Posts Tagged ‘predictions’

ATC predictions from 25 years ago; Pilotless planes and empty control rooms

Friday, September 13th, 2013

There was a conference at the U.S. Transportation Systems Center in Cambridge, Mass., 25 years ago attended by representatives from Japan, Europe, the USSR (it was 1988, three years before the USSR dissolved) and the United States. They made predictions of what the future held. Let’s see how they did.

Tatiana Anodina of the USSR predicted a fully automatic system in which controllers would act as supervisors. We don’t seem to be moving that way. She also said the future system would be heavily dependent on satellites. Absolutely correct.

MIT professor Robert Simpson said the U.S. could lose its dominance of aviation manufacturing, and its monopoly on commercial air services, to Asian countries. That one remains an interesting prediction.

William Rouse of Search Technology said a computer he named CAL could instantly revamp the entire air traffic flow based on a flood of travelers, such as a sporting event in one city. He also said politicians delayed on their flight could address a banquet crowd from their seats (creating a new hell for fellow travelers). Fortunately those predictions failed, but a speaker late to a speech could combine Skype with onboard wi-fi. (Don’t tell them.)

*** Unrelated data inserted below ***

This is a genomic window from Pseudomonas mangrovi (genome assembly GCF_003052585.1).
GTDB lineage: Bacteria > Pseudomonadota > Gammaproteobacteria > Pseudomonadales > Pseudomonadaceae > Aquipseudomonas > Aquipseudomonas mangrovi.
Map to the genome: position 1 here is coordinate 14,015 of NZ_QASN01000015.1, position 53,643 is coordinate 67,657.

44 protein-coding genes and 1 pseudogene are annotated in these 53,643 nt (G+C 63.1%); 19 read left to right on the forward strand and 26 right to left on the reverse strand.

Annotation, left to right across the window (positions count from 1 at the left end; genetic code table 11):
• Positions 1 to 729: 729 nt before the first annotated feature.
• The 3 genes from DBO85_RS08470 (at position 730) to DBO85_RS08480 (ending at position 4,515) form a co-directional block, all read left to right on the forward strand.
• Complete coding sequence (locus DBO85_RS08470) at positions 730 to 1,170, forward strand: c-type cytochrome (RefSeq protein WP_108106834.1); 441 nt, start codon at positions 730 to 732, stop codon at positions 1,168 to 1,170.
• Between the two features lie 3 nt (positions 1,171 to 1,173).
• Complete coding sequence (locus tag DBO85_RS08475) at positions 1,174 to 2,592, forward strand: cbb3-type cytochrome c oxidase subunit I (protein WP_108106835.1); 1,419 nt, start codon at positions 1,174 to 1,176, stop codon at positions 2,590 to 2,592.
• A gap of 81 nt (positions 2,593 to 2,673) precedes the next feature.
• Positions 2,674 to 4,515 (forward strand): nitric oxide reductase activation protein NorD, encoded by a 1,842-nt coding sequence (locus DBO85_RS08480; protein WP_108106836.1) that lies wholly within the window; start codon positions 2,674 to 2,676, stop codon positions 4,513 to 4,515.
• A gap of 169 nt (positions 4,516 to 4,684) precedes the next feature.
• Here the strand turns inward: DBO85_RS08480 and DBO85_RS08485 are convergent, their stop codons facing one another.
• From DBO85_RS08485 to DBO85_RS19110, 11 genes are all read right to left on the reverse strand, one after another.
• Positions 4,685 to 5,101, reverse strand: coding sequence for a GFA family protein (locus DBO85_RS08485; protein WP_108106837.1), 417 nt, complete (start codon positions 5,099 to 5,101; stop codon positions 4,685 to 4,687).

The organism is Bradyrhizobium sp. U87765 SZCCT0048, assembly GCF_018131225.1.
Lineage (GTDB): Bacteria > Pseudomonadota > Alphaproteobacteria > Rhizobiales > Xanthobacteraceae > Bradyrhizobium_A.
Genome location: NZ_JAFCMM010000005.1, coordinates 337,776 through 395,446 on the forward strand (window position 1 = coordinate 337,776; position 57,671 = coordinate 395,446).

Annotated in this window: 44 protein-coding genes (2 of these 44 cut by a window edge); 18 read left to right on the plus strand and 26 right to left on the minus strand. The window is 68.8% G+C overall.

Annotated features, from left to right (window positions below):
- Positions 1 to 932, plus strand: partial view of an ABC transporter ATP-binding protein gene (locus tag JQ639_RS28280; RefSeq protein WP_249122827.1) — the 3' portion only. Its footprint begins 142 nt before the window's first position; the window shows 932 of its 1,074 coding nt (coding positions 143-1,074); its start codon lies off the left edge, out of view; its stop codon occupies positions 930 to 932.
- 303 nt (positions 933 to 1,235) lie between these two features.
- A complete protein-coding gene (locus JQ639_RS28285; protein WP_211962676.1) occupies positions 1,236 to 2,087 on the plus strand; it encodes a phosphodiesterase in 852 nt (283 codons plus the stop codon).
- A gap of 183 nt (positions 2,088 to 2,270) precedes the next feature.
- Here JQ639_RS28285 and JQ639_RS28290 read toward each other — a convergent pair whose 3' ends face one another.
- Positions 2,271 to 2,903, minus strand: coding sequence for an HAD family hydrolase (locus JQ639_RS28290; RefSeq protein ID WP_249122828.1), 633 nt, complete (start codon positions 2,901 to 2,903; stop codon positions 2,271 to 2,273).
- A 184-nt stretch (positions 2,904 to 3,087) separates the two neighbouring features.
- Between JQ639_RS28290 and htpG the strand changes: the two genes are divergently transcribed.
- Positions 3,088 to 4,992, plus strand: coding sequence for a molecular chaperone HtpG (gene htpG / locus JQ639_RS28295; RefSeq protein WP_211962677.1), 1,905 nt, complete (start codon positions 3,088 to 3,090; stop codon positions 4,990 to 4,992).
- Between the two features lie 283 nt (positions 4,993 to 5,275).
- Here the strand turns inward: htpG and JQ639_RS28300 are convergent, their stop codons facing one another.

Fred Singer of the U.S. Department of Transportation proposed unmanned supersonic freighters carrying 20-ton payloads at Mach 2 and 3 over the ocean. Command destruct capability, a switch that would blow up errant unmanned aircraft, might be necessary so the flights would be mostly over water. Cargo shippers probably wouldn’t like the odds, but unmanned aircraft are here, growing, and they aren’t over water.

Paul Muto of NEC Corp. of Japan said aircraft with satellite navigation would be cleared onto minimum time tracks, while aircraft using conventional navigation tools would still use airways. Ground-based navigation aids would be retained only as long as users want to pay for them. Sounds like he was on the right “track,” making the part about “paying for them” a little scary. But we have AOPA.  He also said, “We will not forsake our controllers. Both pilots and controllers will have their jobs.” Good call–so far.

A final thought: What if an unmanned aircraft that has been programmed to go one direction finds itself in conflict with an unmanned control room that wants it to alter course? Would there be a cyber argument leading to overheated circuits?